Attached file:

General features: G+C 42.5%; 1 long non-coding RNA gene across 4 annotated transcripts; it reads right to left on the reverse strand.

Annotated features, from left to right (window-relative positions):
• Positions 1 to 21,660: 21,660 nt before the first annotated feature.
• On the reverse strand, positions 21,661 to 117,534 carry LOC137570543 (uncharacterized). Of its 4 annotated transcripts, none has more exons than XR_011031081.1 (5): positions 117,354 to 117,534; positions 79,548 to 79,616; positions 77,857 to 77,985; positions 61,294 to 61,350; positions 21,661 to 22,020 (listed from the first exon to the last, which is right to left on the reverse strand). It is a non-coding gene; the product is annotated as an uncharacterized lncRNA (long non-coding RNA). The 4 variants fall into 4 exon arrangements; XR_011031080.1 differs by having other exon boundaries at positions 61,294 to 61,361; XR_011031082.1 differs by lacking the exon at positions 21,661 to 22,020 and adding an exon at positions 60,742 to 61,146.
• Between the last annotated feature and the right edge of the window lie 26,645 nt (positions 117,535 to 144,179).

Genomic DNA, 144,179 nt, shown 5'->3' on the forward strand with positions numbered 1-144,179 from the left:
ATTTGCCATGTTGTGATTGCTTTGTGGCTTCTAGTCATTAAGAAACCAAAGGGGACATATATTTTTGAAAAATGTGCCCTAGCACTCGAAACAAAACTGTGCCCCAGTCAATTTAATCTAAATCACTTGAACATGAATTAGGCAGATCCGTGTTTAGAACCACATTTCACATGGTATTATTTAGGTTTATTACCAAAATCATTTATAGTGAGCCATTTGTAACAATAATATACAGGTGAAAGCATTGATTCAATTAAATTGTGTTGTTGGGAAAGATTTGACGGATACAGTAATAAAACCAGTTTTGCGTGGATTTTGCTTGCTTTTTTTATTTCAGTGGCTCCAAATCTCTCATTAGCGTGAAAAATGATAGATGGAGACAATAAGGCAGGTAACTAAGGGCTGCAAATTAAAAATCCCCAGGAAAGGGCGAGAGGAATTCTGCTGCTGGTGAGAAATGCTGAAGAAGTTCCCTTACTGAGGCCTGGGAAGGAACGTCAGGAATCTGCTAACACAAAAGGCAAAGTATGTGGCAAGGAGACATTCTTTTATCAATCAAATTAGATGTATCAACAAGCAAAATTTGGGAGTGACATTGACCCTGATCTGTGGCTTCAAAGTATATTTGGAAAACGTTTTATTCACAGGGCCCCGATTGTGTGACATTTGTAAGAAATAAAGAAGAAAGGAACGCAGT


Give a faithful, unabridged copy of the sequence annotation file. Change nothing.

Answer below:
General features: G+C 42.5%; 1 long non-coding RNA gene across 4 annotated transcripts; it reads right to left on the reverse strand.

Annotated features, from left to right (window-relative positions):
• Positions 1 to 21,660: 21,660 nt before the first annotated feature.
• On the reverse strand, positions 21,661 to 117,534 carry LOC137570543 (uncharacterized). Of its 4 annotated transcripts, none has more exons than XR_011031081.1 (5): positions 117,354 to 117,534; positions 79,548 to 79,616; positions 77,857 to 77,985; positions 61,294 to 61,350; positions 21,661 to 22,020 (listed from the first exon to the last, which is right to left on the reverse strand). It is a non-coding gene; the product is annotated as an uncharacterized lncRNA (long non-coding RNA). The 4 variants fall into 4 exon arrangements; XR_011031080.1 differs by having other exon boundaries at positions 61,294 to 61,361; XR_011031082.1 differs by lacking the exon at positions 21,661 to 22,020 and adding an exon at positions 60,742 to 61,146.
• Between the last annotated feature and the right edge of the window lie 26,645 nt (positions 117,535 to 144,179).

Genomic DNA, 144,179 nt, shown 5'->3' on the forward strand with positions numbered 1-144,179 from the left:
ATTTGCCATGTTGTGATTGCTTTGTGGCTTCTAGTCATTAAGAAACCAAAGGGGACATATATTTTTGAAAAATGTGCCCTAGCACTCGAAACAAAACTGTGCCCCAGTCAATTTAATCTAAATCACTTGAACATGAATTAGGCAGATCCGTGTTTAGAACCACATTTCACATGGTATTATTTAGGTTTATTACCAAAATCATTTATAGTGAGCCATTTGTAACAATAATATACAGGTGAAAGCATTGATTCAATTAAATTGTGTTGTTGGGAAAGATTTGACGGATACAGTAATAAAACCAGTTTTGCGTGGATTTTGCTTGCTTTTTTTATTTCAGTGGCTCCAAATCTCTCATTAGCGTGAAAAATGATAGATGGAGACAATAAGGCAGGTAACTAAGGGCTGCAAATTAAAAATCCCCAGGAAAGGGCGAGAGGAATTCTGCTGCTGGTGAGAAATGCTGAAGAAGTTCCCTTACTGAGGCCTGGGAAGGAACGTCAGGAATCTGCTAACACAAAAGGCAAAGTATGTGGCAAGGAGACATTCTTTTATCAATCAAATTAGATGTATCAACAAGCAAAATTTGGGAGTGACATTGACCCTGATCTGTGGCTTCAAAGTATATTTGGAAAACGTTTTATTCACAGGGCCCCGATTGTGTGACATTTGTAAGAAATAAAGAAGAAAGGAACGCAGT